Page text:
Baby, it’s cold outside! Dark, too. And that lack of sunlight can leave you feeling sluggish, unmotivated, and even a little depressed, says clinical psychologist Curtis Reisinger, PhD, who is on staff at Northwell Health's nationally recognized behavioral health center, Zucker Hillside Hospital and is corporate director of Northwell Health's Employee Assistance Program.
In fact, this coming Monday—the third in January—is sometimes known as “Blue Monday,” and has been colloquially dubbed the “most depressing day of the year.” Of course, there’s no scientific basis to this designation, but most of us can all agree that Mondays can be rough. And dark, cold Mondays in January can indeed feel rougher than most.
But if you’re down in the dumps, you don’t have to stay there, Reisinger says. Making a few changes can boost your mood and energy levels, even in the depths of winter. The key moves to make:
1. Start your morning with bright light.
“If you can increase your light exposure in the morning, it can help wake you up out of the fog,” says Reisinger. Natural light is best, so if you can catch some early morning sunbeams through your window or squeeze in a quick walk before work, you may feel more alert throughout the morning. If that’s not possible, it can help to flick on some bright lights as soon as your alarm goes off.
Even something as simple as checking your email on your smartphone, watching the news on TV or looking at a computer screen can help wake you up, says Reisinger. “The blue light given off by electronics tends to shut off your production of melatonin, which is the hormone that makes you sleepy,” he says. (That’s also why you shouldn’t do these things within an hour of bedtime. In fact, shutting down these electronics a while before getting into bed can help keep your sleep/wake schedule on track, so you feel more lively during the day.)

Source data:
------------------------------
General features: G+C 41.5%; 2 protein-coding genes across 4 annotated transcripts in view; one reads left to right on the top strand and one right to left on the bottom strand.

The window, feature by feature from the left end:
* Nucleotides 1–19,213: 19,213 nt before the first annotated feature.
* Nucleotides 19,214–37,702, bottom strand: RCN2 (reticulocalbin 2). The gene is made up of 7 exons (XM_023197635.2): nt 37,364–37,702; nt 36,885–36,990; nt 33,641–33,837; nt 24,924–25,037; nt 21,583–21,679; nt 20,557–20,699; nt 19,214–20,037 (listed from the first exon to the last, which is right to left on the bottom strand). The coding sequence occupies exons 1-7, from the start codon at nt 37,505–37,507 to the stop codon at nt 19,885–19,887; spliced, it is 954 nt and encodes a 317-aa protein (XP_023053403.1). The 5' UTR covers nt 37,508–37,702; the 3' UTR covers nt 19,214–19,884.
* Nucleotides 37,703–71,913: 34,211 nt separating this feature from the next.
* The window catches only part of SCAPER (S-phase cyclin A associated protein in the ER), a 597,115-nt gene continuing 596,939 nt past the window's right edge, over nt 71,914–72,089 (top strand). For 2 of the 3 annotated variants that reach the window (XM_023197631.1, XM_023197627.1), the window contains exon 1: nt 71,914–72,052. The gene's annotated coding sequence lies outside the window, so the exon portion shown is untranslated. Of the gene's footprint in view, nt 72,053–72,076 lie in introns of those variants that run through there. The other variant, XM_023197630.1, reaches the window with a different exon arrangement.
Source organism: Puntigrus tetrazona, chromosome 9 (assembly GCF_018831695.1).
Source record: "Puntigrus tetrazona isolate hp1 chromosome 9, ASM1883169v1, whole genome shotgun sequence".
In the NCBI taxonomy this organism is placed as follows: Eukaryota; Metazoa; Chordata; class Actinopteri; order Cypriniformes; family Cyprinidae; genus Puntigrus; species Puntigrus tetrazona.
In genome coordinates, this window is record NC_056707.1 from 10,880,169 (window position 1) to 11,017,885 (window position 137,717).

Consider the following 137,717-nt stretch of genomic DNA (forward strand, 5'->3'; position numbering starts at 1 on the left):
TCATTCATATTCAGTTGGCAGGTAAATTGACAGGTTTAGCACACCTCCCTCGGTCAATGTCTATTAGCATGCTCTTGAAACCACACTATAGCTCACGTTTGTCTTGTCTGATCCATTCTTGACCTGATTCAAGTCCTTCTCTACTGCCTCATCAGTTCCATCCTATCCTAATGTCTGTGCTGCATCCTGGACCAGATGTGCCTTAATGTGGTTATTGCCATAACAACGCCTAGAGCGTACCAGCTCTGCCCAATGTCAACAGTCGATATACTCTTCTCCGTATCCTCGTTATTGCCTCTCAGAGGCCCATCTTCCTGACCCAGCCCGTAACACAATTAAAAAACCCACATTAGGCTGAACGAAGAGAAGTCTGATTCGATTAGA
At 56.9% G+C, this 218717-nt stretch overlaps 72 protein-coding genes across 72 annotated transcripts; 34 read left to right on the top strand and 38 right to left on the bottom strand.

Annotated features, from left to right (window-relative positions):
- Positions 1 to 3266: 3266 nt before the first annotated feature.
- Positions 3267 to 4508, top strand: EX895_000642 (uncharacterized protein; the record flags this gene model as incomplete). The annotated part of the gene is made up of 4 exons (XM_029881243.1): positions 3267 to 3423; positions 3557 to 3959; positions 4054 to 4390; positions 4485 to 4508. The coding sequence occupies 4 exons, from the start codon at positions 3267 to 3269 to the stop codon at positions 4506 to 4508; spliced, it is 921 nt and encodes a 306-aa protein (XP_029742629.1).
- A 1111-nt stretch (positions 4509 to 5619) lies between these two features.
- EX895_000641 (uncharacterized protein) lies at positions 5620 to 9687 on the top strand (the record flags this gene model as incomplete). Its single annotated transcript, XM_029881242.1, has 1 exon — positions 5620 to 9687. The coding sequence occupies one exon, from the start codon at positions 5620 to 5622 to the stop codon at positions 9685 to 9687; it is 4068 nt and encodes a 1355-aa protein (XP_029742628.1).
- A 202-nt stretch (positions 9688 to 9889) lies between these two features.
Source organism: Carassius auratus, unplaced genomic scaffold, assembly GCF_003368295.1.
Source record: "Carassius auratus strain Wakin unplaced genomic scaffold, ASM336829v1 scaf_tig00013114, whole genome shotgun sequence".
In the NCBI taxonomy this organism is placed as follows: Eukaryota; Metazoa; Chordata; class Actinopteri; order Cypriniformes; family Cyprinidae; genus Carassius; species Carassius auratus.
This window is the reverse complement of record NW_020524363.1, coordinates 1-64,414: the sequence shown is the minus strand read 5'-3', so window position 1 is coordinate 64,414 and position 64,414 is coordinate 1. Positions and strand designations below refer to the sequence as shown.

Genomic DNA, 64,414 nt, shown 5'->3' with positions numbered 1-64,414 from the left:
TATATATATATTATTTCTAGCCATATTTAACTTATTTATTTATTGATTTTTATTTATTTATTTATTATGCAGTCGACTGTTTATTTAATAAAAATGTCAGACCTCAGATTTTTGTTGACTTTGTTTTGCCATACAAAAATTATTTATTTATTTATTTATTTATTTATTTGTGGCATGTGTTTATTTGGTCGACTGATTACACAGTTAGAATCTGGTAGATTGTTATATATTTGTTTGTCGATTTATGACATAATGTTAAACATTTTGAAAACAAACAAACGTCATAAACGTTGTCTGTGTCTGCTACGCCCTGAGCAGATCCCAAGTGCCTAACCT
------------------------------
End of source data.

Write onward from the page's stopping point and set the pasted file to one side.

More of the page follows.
2. Don’t slack on exercise.
“Anything that increases your metabolism is going to help you feel more alert, and that includes getting your heart rate up and your blood flowing with exercise,” says Reisinger. Physical activity can also release feel-good brain chemicals called endorphins. In fact, some studies have found that exercise can be as effective as medication at relieving mild depression.
3. Think about the root cause
Sometimes, a seasonal funk is a symptom of another problem, Reisinger says. “People who get depressed during the winter are often seasonal workers whose jobs disappear, or people who have to give up outdoor sports or whose whole lifestyle changes during the winter for some reason,” he says. It’s worth doing a gut-check to see if there might be this kind of underlying cause for your mood, because then you can start to think about finding a real solution.
On the other hand, if your mood takes a steep dive every winter, Reisinger recommends mentioning it to your doctor. It’s possible you have something called seasonal depression, also known as seasonal affective disorder (SAD); another possibility is that the lack of sunlight has triggered a circadian rhythm disorder, disrupting your sleep patterns and playing havoc with your emotions. In either case, seeing a psychologist or sleep specialist may help you feel better—without waiting until spring.